Another year, another bogus analysis of piracy in indie film. The latest is this gem from Adam Leipzig (who I actually like a lot), and Entertainment Media Partners in Cultural Weekly. The report came out just before Sundance, but I was too busy to even take a look until now. Adam does a pretty good job of showing the numbers for indie films at Sundance this year – how many applied, got accepted, possible budget ranges, etc. I like it when anyone tries to explain data in indie film, so kudos for this.
The problem comes when he starts to analyze piracy’s impacts on indie film. He shows a lot of lost revenue, but his calculations are based on a pretty interesting assumption – that 5% of illegal downloaders would have purchased the film at $3 per transaction. There is no evidence, or even theory, presented as to how he arrives at this percentage. But my bigger problem is the logic – let’s just pretend for a minute that 5% of the 12M+ people who illegally downloaded Whiplash would have purchased the film for $3 meaning $1.825M in lost revenue (per the infographic)… well, that assumption leads to another, that there would be a mechanism for them to actually make this purchase. But that wasn’t an option for anyone who pirated Whiplash (he doesn’t offer transaction dates, so let’s assume most of the piracy occurred early in the film’s release). If they wanted to pay $3 for the film instead of pirating it, they couldn’t. There was no button, no availability, because of old-fashioned windowing practices. This is true of every film on the chart.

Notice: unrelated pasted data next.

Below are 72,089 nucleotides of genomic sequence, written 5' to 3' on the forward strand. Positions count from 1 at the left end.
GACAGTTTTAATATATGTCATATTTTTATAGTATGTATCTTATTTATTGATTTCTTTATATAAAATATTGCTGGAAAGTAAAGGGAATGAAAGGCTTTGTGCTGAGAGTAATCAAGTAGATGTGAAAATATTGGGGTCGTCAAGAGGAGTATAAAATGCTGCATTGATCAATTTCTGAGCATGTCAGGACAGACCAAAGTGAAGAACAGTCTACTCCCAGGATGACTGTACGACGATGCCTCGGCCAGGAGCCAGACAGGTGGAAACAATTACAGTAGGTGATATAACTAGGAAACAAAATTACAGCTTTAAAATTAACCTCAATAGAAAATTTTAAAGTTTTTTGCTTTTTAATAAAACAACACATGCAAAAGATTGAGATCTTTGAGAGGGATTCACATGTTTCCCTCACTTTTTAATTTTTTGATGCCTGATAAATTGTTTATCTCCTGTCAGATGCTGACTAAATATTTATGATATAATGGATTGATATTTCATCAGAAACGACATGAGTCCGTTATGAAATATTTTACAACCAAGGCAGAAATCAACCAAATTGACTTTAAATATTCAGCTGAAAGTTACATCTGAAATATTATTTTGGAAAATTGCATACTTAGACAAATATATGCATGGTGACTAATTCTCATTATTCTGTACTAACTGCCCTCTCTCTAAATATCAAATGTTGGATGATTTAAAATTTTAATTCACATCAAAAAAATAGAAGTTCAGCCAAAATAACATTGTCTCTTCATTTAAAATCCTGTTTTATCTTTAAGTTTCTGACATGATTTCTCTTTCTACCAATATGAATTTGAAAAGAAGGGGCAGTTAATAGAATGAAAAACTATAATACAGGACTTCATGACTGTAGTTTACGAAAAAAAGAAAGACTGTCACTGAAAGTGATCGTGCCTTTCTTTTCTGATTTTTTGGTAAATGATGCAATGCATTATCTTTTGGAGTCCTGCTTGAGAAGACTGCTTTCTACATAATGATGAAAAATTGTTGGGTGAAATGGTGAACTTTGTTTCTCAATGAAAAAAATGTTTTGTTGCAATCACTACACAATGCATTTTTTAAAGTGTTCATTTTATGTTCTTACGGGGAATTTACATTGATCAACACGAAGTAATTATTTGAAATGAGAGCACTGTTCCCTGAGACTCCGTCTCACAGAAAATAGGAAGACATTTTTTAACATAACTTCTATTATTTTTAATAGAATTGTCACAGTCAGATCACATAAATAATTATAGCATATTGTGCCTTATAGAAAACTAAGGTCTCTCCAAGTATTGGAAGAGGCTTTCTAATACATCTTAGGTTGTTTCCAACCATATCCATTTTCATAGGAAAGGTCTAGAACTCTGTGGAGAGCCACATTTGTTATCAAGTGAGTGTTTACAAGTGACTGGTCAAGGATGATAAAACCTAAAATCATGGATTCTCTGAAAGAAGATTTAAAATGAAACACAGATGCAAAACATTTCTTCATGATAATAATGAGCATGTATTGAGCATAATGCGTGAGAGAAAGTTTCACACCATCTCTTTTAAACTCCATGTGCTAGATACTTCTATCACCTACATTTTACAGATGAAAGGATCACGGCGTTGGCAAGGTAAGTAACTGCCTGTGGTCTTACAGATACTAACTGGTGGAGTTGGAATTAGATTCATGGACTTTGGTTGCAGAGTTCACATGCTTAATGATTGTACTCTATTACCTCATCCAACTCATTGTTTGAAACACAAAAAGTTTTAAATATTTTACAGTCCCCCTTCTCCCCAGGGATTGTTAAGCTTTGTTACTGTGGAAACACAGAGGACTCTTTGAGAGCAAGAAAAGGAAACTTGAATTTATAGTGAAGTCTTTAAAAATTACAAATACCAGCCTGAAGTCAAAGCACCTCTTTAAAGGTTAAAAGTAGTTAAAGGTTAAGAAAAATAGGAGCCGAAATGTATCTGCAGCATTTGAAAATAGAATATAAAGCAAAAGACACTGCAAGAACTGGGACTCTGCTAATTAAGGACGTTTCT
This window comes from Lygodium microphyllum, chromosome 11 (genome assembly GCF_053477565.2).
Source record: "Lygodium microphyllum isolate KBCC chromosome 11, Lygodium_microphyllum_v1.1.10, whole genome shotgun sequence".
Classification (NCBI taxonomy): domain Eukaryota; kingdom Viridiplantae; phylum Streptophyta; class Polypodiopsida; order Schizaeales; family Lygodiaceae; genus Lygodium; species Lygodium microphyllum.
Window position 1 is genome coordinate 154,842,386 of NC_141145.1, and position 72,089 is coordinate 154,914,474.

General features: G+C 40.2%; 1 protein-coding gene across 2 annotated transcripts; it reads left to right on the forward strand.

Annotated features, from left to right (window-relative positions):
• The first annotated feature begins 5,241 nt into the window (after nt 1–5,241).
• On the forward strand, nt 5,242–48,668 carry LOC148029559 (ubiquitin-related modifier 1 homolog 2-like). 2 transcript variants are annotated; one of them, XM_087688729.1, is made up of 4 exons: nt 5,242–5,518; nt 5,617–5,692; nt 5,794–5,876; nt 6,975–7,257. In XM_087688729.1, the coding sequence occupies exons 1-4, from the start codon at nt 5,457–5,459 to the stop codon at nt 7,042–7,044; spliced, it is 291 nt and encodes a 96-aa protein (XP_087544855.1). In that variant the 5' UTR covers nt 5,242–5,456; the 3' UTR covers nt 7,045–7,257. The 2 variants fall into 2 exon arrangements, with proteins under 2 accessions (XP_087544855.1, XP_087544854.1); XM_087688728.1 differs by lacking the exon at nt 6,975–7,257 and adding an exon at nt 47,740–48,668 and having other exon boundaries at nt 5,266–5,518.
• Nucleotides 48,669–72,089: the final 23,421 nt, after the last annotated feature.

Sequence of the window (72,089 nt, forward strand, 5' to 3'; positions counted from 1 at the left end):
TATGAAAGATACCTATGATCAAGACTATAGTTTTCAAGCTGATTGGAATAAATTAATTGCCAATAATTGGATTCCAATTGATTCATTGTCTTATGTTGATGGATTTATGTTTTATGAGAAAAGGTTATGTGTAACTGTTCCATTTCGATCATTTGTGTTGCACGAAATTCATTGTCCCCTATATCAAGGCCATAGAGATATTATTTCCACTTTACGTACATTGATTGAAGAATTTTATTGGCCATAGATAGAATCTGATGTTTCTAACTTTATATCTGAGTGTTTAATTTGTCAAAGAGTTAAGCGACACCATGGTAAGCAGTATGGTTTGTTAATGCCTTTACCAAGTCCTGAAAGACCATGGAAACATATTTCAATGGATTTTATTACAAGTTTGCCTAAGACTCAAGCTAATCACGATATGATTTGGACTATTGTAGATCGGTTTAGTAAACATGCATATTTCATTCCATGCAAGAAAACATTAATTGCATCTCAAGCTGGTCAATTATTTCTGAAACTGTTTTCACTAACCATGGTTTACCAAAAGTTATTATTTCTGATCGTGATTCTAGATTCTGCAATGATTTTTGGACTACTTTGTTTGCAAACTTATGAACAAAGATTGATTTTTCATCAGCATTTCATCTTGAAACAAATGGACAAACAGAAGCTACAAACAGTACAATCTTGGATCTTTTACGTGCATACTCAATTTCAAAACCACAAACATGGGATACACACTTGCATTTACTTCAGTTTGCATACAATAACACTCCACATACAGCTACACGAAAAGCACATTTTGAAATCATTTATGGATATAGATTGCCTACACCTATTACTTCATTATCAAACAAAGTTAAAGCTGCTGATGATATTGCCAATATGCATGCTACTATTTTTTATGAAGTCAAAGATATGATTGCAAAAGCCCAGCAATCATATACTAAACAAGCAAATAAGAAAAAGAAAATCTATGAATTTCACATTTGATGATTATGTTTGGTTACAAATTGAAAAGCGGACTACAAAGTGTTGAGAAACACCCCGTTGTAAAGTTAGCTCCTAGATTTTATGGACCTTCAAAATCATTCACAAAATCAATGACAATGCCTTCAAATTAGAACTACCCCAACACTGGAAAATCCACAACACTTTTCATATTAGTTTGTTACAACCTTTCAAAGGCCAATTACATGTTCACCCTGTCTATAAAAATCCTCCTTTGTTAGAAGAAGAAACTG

What the study actually shows is not that piracy hurts anyone, but rather that millions of dollars are lost each year because of antiquated business practices. If pirates could buy the films for $3 they might, and if 5% of them did, the business would see millions in new revenues. In fact, for the 14 films from Sundance 2014/5 that he studied, that’s over $6.5M dollars lost because of a crap business model. Seems to me that if we studied this a bit more, we might focus less on piracy and more on getting rid of windows.
Every year I send out my predictions for the New Year, and I have to be honest, I don’t have the best track-record. Sure, I was correct last year that it was an important year for Net Neutrality, but no, Chris Dodd wasn’t forced out of the MPAA, and Facebook didn’t launch original content (not to the extent I meant). But I do think I predicted some trends, so I guess I’d take this list more as some predictions for the future, but they might not happen in 2016. Gotta be ahead of the game!
- This will be a boom year for indie films, especially for documentaries, but…it will also presage a major crash. Gotta take the good with the bad. First, the good. With Amazon, Netflix, the Orchard, CNN, AJA, Broad Green, Gravitas… and my Grandmother … all funding original content and buying up indie films like crazy, it’s a great time to have an indie film for sale. We might see another year where almost every Sundance film gets distribution, and regardless, I bet Sundance sales will be gangbusters. This is great, and I hope it works for everyone. So what’s the bad? I don’t think it’s sustainable. We have more distributors and platforms than ever. And sure we have more content for all of them,but it’s a crowded market-place and they can’t all make a return on their investment. Amazon and Netflix can wait it out and keep building their base, but a lot of others can’t. So while I think we’re safe for 2016, I am willing to bet that by 2017, we’ll start to see some major flame-outs among distributors. Until then, Party On!